Is a gun registry system something to fear? Does a gun registry lead to gun confiscation?
Why do the “right-wingers” and “gun nuts” (or “gun rights advocates,” if you must refer to them that way) cry “Gestapo” when the topic of a gun registry is brought up? My friend Broc says it’s no big deal; thoughts of gun confiscation is “coming from a place of unrealistic paranoia,” he says.
Being that this is a purely hypothetical situation, I guess the only way to confirm whether a gun registry leads to gun confiscation would be to find examples (contemporary or in history) where a registry has led to confiscation.
Here are some examples that I found:
- Canada just recently (February 15, 2012) passed a law to dismantle its nationwide firearms registry, because of an uproar over the government confiscating weapons as bureaucrats added weapons to the banned weapons list. You can watch a video below of a Canadian newscaster who discusses the Canadian firearms registry and its implications for the United States. Time elapsed from registry to confiscation: 19 years.
- Australia has had a national gun registry since the 1930s, and in 1996 passed a gun control law that banned all semi-automatic guns. Though the Australian Constitution does not allow the government to take property from its citizens without just compensation, the government confiscated all semi-automatic weapons under a buyback program which paid each owner an average of $500-some dollars for their weapon. Time elapsed from registry to confiscation: 66 years.
- In California, where every firearms owner is required to register their firearm, the state confiscated SKS rifles in 1997 based upon the registrations, unless an owner could prove that they acquired the rifle before June 1, 1989.
- The United Kingdom, which has had a gun registry since 1921, banned all semi-automatic centerfire rifles, as well as pump-action shotguns in legislation passed in 1987, and then all handguns above .22 caliber in 1996, and then finally all .22 caliber handguns in 1997. All firearms owners were required to surrender their guns in exchange for payment. Time elapsed from registry to confiscation: 76 years.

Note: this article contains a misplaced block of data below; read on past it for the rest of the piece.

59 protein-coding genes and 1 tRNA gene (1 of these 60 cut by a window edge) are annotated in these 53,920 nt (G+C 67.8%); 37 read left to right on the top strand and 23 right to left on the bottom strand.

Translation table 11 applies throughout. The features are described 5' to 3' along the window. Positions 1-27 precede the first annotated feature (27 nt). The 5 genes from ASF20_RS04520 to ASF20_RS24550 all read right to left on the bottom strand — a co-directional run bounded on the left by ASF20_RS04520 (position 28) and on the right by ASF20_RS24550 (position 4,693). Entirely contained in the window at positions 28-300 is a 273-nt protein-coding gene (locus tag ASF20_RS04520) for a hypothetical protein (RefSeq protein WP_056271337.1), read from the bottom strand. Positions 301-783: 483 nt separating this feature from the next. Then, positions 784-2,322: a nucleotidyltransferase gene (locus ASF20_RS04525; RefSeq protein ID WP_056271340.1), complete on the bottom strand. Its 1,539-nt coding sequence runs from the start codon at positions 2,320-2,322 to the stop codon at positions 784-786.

- New York City passed a gun registry law in 1967, requiring everyone who owned a semi-automatic rifle or shotgun to register it. In 1991, Mayor David Dinkins banned the possession of many of these, and police have gone door to door to collect these weapons. Time elapsed from registry to confiscation: 24 years.
- In New Orleans in 2005, after Hurricane Katrina, police were dispatched to confiscate firearms, according to the New York Times, including legally registered firearms.
- In 2011, the new South African regime passed the Firearms Registration Act, which required all firearms to be re-registered. In the process of re-registration, more than half of the applicants were denied, and forced to turn in their guns. Time elapsed from registry to confiscation: >2 years.
These are just (relatively) contemporary examples. There are others that are historical, including the Weapons Control Act of 1938 in Germany which made it illegal for Jews to own firearms. This was used, in conjunction with the 1928 Law on Firearms and Ammunition, which required gun registration and licensing, to strip Jews of their firearms. We all know how that turned out.
It’s okay, though, because according to President Obama, “I am constrained by a system our founders put in place,” so he won’t be taking away firearms in the United States. And I believe him. There’s very little chance that he will confiscate firearms from law-abiding citizens (though they might in California).
But that’s not to say that it won’t happen in the future (oh, no! It’s the slippery slope argument!). It has been done time and time again in history (as shown above). Those on the Left are defensively stating today, “We don’t want to take away your guns! We love hunters and sportsmen. We just want to make sure that criminals don’t get them.” They don’t want to take away guns; neither did those that passed registry laws in Canada, Australia, the United Kingdom, New York City, South Africa, Germany, Russia, Turkey, China, Cambodia, Guatemala, Bermuda, Cuba, New Zealand, Greece, Ireland, Jamaica, etc. And I believe them; they don’t want to take away guns… today.